At an individual brand level, P&G’s innovation can be seen in the dental hygiene products of Oral-B. While other toothbrush manufacturers may be wondering how the Internet of Things can help prevent tooth decay, Oral-B introduced the first electric toothbrush with Bluetooth connectivity. The toothbrush connects to an app on smartphones that provides feedback on brushing techniques and even gamifies the process to make the daily routine more enjoyable.
How did Oral-B do it? They used technical innovation to go outside of their organisation and ask for help. Using a global crowdsourcing platform, they asked consumers what a connected toothbrush should offer to change their lives. Within three weeks, they had three award-winning ideas amongst a range of creative contributions.
But phone connectivity is so 2014 (that’s when Oral-B introduced the Bluetooth-brush), and we’re all about smart speakers now. In 2018, Oral-B took advantage of the popularity of Amazon Alexa and the meteoric rise of podcasting to create an audio program for children. The twice-daily episodes created an engaging story that brought kids to the basin and kept them brushing for the dentist prescribed minimum of two minutes.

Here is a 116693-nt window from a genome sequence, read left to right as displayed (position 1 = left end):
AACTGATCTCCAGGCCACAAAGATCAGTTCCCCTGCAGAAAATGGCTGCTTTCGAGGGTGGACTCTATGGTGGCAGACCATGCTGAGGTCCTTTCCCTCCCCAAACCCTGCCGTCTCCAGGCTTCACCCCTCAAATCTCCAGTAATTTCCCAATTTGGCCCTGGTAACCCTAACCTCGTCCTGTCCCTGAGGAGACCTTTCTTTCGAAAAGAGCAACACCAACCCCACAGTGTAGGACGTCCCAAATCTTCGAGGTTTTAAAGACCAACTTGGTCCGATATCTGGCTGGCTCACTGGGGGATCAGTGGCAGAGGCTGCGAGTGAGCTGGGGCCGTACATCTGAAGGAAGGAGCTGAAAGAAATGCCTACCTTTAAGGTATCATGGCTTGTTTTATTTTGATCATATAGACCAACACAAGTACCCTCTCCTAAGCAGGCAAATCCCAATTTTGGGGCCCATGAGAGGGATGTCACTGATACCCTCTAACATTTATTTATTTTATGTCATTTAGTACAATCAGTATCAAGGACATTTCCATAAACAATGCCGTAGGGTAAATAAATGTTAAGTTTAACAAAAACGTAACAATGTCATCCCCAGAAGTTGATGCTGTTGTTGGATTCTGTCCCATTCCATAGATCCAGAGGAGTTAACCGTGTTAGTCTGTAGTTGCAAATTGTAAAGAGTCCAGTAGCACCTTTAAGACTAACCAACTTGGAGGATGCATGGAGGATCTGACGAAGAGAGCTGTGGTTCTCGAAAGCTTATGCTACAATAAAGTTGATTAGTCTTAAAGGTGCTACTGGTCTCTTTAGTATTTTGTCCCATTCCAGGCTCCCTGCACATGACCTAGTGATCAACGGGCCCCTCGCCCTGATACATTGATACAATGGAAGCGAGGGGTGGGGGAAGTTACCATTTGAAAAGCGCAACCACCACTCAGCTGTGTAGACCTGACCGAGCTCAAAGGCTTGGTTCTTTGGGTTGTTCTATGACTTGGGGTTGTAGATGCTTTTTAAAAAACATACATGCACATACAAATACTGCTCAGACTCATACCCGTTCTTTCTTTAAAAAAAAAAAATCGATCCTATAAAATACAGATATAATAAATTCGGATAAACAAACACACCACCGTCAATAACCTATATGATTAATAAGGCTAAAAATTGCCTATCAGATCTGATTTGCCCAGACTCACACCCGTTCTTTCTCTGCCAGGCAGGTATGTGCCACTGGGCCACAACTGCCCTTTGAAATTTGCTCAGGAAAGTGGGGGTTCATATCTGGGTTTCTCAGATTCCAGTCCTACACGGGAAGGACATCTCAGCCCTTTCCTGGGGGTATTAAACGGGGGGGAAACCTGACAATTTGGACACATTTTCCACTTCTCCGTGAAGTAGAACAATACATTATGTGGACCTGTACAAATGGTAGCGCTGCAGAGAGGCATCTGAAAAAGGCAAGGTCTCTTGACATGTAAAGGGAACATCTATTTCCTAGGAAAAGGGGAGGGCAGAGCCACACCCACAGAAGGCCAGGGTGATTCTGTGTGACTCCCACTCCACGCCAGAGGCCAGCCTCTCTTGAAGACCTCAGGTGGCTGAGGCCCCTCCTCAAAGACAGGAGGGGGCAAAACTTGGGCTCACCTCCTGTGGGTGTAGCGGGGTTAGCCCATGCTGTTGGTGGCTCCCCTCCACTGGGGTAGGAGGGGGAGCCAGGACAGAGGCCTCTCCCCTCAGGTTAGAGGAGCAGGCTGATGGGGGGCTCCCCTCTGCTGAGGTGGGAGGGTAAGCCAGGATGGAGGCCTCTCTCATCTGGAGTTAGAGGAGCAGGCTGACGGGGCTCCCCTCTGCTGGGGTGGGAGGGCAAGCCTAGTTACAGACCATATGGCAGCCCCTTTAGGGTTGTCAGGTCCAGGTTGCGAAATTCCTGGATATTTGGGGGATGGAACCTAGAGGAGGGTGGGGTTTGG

While we’ve been brushing our teeth with moderate success for decades without the assistance of smartphones and smart speakers, Oral-B’s technology innovations keep the brand relevant, resilient and most importantly, they create value. With technology disrupters affecting every industry, it’s technology innovation like this that will keep legacy brands like Oral-B in business.
A 60-year-old government-owned electricity provider in outback Western Australia is probably not the first place you would look to for technology innovation. But Horizon Power was recognised as a winner for Business Innovation in the 2018 Australian Business Awards. The award recognises the utility’s smartphone app and a new way to charge for electricity, both of which are changing the way customers manage their energy use.